So that the crew would not have to use CGI to "fake" the magical illusions seen, Norton received intensive training in sleight of hand and other stage magic techniques from British magician James Freedman and American magician Ricky Jay.
Although the story is fictional, some details are based on the life of Austrian Crown Prince Rudolf, only son of Emperor Franz Josef. The painting Eisenheim creates is an actual portrait of Franz Josef. The bodies of Rudolf and his mistress, the Baroness Mary Vetsera, were found at his hunting lodge, Mayerling, on January 30, 1889, in what became known as the "Mayerling Incident". The Imperial Family covered it up at first, creating controversy and mystery.
The Orange Tree trick was made famous by a 19th Century French magician named Robert-Houdin. It was from Robert-Houdin that another magician, Ehrich Weiss, came up with the stage name Houdini. This trick is first mentioned in old Indian manuscript as an illusion by Faux. Pinetti, an 18th century magician, did a similar trick, but he used lemons. Houdin was the first one to use real fruit.
The method for creating the ghosts as shown to inspector Uhl involved the projection of a pre-recorded image into a hazy background. Since the ghosts Eisenheim conjured could speak to and interact with the audience, he most likely used a different method popular among magicians at that time. A fantascope was used to illuminate a real person off stage. The image was reflected off of a mirror or glassplate, creating a ghosted image. The lanterns that Eisenheim tells his assistants to leave behind when they are packing up the workshop bear a strong resemblance to fantascopes.
When Sophie comes up on the stage during Eisenheim's show, she lifts the hem of her dress with one hand as she walks up the stairs. In the time this movie was set, a woman who lifted the hem of her dress with 2 hands was a prostitute.
When Inspector Uhl approaches Prince Leopold while hunting, to inform him of Eisenheim and Sophie's meetings, the Prince asks what they were seen doing together. The line asking if they were seen "fornicating" was originally filmed as "fucking." It was overdubbed to avoid an "R" Rating. MPAA policy stated that "fuck" could not be used to refer to intercourse in a PG-13 film.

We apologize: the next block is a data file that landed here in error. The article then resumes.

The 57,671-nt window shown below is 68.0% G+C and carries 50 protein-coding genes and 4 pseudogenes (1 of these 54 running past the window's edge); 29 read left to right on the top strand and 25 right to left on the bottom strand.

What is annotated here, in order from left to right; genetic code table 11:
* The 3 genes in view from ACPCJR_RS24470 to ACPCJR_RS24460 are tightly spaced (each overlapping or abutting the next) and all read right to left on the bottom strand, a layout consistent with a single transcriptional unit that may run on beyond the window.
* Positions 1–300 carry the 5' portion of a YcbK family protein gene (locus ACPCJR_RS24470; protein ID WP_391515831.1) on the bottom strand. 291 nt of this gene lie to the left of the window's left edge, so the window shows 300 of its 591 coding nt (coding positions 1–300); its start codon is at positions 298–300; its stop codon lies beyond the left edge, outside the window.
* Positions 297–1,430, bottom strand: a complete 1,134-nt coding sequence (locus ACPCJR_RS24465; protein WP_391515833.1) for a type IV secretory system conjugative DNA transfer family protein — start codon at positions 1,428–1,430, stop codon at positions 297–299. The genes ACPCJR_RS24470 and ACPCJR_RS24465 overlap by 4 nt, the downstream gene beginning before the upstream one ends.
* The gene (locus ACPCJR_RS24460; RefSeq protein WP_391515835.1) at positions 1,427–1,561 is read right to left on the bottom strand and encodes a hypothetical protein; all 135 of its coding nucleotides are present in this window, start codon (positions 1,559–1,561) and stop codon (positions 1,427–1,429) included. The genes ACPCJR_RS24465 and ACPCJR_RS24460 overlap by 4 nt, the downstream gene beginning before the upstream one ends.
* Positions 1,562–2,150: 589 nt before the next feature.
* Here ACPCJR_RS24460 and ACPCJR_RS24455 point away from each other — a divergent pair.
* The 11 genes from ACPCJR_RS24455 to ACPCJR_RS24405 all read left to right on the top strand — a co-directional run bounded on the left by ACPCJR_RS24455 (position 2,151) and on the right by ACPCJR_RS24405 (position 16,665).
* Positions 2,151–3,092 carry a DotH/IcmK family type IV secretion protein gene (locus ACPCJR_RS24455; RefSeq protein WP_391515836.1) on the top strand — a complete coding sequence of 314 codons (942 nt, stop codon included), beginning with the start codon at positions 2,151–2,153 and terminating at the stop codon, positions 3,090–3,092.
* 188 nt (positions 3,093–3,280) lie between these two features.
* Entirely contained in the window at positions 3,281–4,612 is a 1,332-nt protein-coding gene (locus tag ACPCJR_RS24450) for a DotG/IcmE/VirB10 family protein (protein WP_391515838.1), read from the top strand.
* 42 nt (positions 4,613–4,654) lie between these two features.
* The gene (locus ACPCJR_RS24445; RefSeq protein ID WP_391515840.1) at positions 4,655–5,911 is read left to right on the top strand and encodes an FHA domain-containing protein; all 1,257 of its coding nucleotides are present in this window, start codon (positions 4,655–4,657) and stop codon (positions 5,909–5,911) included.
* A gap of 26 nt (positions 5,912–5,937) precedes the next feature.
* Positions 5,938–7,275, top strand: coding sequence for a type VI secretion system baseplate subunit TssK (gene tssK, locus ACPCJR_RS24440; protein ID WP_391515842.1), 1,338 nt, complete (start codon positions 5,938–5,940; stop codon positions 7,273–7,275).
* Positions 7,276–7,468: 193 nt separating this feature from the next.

When Eisenheim is performing at the Hofburg, he places the Crown Prince's sword upright on the stage. The first officer who attempts to lift it is unable. The second person to try, to whom the Crown Prince says "Not so eager, cousin", is also unable. That second person was probably meant to be Karl von Habsburg-Lothringen, who succeeded "Crown Prince Leopold's" father, Franz Josef, as Emperor in 1916.
When the Crown Prince was asking the Inspector if he saw Sophie and Eisenheim fornicating, the Prince's lips are clearly saying f***ing. The word fornicating was dubbed over so the movie could receive a PG-13 rating. Actors can use the f-word in a PG-13 movie if they are saying, for example, "I bumped my f***ing head!", but if the f-word is used in reference to sex, the movie will get an R rating.
The character Prince Leopold says during a performance of Eisenheim at the palace: "He tries to trick you ... I try to enlighten you. Which is the more noble pursuit?" This reference is to a famous slogan the RJ Reynolds tobacco company used in the 1930's that said "It's fun to be fooled ... it's more fun to know." The slogan was combined with adverts showing the secrets behind famous mysteries. The impetus for this was a tribute to the popularity of the American magician Horace Goldin.
On her episode of the genealogy show Who Do You Think You Are? Jessica Biel said that this was one of her favorite shows she made. She later found out that she herself has Austro-Hungarian ancestry which she did not know while filming .
The trivia items below may give away important plot points.
When inspector Uhl and his men are searching Eisenheim's workshop he picks up a glass bottle with a dark red liquid in it. This is the same bottle Eisenheim placed in the suitcase he gave to Sophie before her 'murder'. It contained the blood mixture used to fake the murder.
The original story on which the movie is based does not include the artifice of the protagonist framing the Duke for murder. The protagonist gets away with a serious crime and yet is made to seem justified in this film. However, it was stated earlier in the story that Leopold had actually killed another woman to cover up the fact he was abusing her. Also, he was planning to overthrow his father, the Emperor. This would have been considered high treason and was punishable by death, even if it were a member of the royal family. Therefore, Leopold did pay for his previous crimes, albeit in a roundabout manner.